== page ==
Really, there is no legal maxim or rule of court that assures fairness, or anything close to that. Due process has as many different variations as there are cases and facts. One of the most difficult things that a person may ever need to do is to assess their particular situation to know whether they have a justiciable case, or a viable defense, and whether some level of lawyering will be required to help them out. Usually, there is some level of difficulty involved, and even simple-seeming incidents will have intricacies that are tough-to-know and impactful. And, as the old expression goes, folks endeavoring to represent themselves, could generally wind up with a fool for a client. In my 30-plus years of shepherding critical dilemmas through the recovery process and judicial system, I have not once seen justice that was at-once uncounseled, automatic and adequate. I would imagine that it has happened occasionally, yet throughout my twisting and turning legal career – starting in the early 80’s – I’ve seldom seen it.
Like in theater, where there are no small parts, only small actors, there is no such thing as a small case. At the same time, certain matters are of such grave consequence, that one knows so right away, that the specific event is life-altering. Regardless of the scope of claim, defense, or consequence, the first-person dealing with the occurrence – the client – needs to make herself or himself the smartest-person-in-the-room insofar as making decisions that ultimately affect their own lives. This may involve speaking with two, three or six lawyers, or maybe just one, if the experience, commitment, and human connection is there. As, the lawyer becomes, in many instances, the client’s extremely close confidant and 360° acute-responder, and this relationship possibly endures on a long-term basis.
Recommended steps in securing an appropriate attorney or engaging a legal team should ostensibly include:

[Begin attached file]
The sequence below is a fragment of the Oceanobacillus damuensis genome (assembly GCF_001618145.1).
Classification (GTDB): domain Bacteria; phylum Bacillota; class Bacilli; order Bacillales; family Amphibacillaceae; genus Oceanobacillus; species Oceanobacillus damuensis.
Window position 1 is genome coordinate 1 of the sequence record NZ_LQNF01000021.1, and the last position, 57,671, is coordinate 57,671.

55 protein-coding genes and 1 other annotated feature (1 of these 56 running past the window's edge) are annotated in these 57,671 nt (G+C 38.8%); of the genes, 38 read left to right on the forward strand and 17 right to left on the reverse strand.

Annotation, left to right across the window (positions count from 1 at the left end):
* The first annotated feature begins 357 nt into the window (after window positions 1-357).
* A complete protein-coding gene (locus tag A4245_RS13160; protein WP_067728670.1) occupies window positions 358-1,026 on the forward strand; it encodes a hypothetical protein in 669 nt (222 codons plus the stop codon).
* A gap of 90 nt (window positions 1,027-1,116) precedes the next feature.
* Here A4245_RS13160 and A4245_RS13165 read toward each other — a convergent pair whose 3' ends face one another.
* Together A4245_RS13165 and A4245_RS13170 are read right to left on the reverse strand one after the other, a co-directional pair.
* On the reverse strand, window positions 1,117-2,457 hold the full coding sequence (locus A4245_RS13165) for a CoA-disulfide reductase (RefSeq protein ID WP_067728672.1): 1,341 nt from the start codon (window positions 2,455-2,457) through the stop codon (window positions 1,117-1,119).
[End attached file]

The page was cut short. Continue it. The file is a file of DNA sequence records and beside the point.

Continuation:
(1) knowing as many facts about the given case and circumstances as possible;
(2) doing as much research as one can as to the area of concern and trends in that realm;
(3) surveying the attorneys most devoted to that field of law, including their knowhow, grit, profile, trial results and other track record;
(4) considering other practical points such as the attorney’s professionalism, availability, geography, and community-commitment; and then, very important,
(5) the client should trust her or his own gut as to who they are most comfortable with, and can best relate to.
It will likely be useful to keep in mind the quite specific mission being undertaken, as the most acclaimed trial attorneys may or may not be the best suited out-of-court strategists, and it will often be another counselor entirely that has a keen sense of business to guide enterprises to their maximal positioning.
From dissimilar viewpoints, people often say two things when they ask for a business card. One, “let me have your card, because I hope that I’ll need you one day;” and two, “please give me a card, but I hope that I’ll never need it.” Perhaps the former person views the need for an attorney as a moment where their business model has further blossomed, and the latter imagines the law card is a path to coping with some seriously unfortunate occurrence. Regardless of whether it is a promising, prospering or bleak matter that is called to our attention, it is our mandate to approach each inquiry with eager responsiveness and full-spectrum consultation.
None of us wants to condone a dispute management system where one gets, “as much justice as they can afford.” The access to more readily-available information is assisting people-in-need to find the most appropriate professionals to address their urgent matters, and it is a good faith hope that clients and legal teams will continue to work together to make efficient resolution affordable, expedient and just for all.
Written by: Keith Haymes